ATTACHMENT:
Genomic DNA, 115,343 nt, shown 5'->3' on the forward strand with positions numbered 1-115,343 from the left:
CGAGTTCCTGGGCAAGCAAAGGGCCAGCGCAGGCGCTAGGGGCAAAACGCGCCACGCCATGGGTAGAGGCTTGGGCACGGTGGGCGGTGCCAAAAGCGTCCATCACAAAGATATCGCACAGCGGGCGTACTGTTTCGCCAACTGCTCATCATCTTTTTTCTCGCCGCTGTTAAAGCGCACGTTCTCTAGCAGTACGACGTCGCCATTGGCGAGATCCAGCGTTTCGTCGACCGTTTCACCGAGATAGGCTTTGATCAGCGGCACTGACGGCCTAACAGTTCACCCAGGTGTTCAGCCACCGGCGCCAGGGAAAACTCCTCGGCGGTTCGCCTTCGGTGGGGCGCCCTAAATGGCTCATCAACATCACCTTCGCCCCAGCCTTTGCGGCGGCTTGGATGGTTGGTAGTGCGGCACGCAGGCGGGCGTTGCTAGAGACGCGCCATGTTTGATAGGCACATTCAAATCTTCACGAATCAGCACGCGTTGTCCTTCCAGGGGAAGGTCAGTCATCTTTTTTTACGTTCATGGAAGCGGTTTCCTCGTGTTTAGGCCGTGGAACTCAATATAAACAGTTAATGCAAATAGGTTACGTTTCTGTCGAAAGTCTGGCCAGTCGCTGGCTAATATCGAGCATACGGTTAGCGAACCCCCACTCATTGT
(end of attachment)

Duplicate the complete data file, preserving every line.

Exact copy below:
Genomic DNA, 115,343 nt, shown 5'->3' on the forward strand with positions numbered 1-115,343 from the left:
CGAGTTCCTGGGCAAGCAAAGGGCCAGCGCAGGCGCTAGGGGCAAAACGCGCCACGCCATGGGTAGAGGCTTGGGCACGGTGGGCGGTGCCAAAAGCGTCCATCACAAAGATATCGCACAGCGGGCGTACTGTTTCGCCAACTGCTCATCATCTTTTTTCTCGCCGCTGTTAAAGCGCACGTTCTCTAGCAGTACGACGTCGCCATTGGCGAGATCCAGCGTTTCGTCGACCGTTTCACCGAGATAGGCTTTGATCAGCGGCACTGACGGCCTAACAGTTCACCCAGGTGTTCAGCCACCGGCGCCAGGGAAAACTCCTCGGCGGTTCGCCTTCGGTGGGGCGCCCTAAATGGCTCATCAACATCACCTTCGCCCCAGCCTTTGCGGCGGCTTGGATGGTTGGTAGTGCGGCACGCAGGCGGGCGTTGCTAGAGACGCGCCATGTTTGATAGGCACATTCAAATCTTCACGAATCAGCACGCGTTGTCCTTCCAGGGGAAGGTCAGTCATCTTTTTTTACGTTCATGGAAGCGGTTTCCTCGTGTTTAGGCCGTGGAACTCAATATAAACAGTTAATGCAAATAGGTTACGTTTCTGTCGAAAGTCTGGCCAGTCGCTGGCTAATATCGAGCATACGGTTAGCGAACCCCCACTCATTGT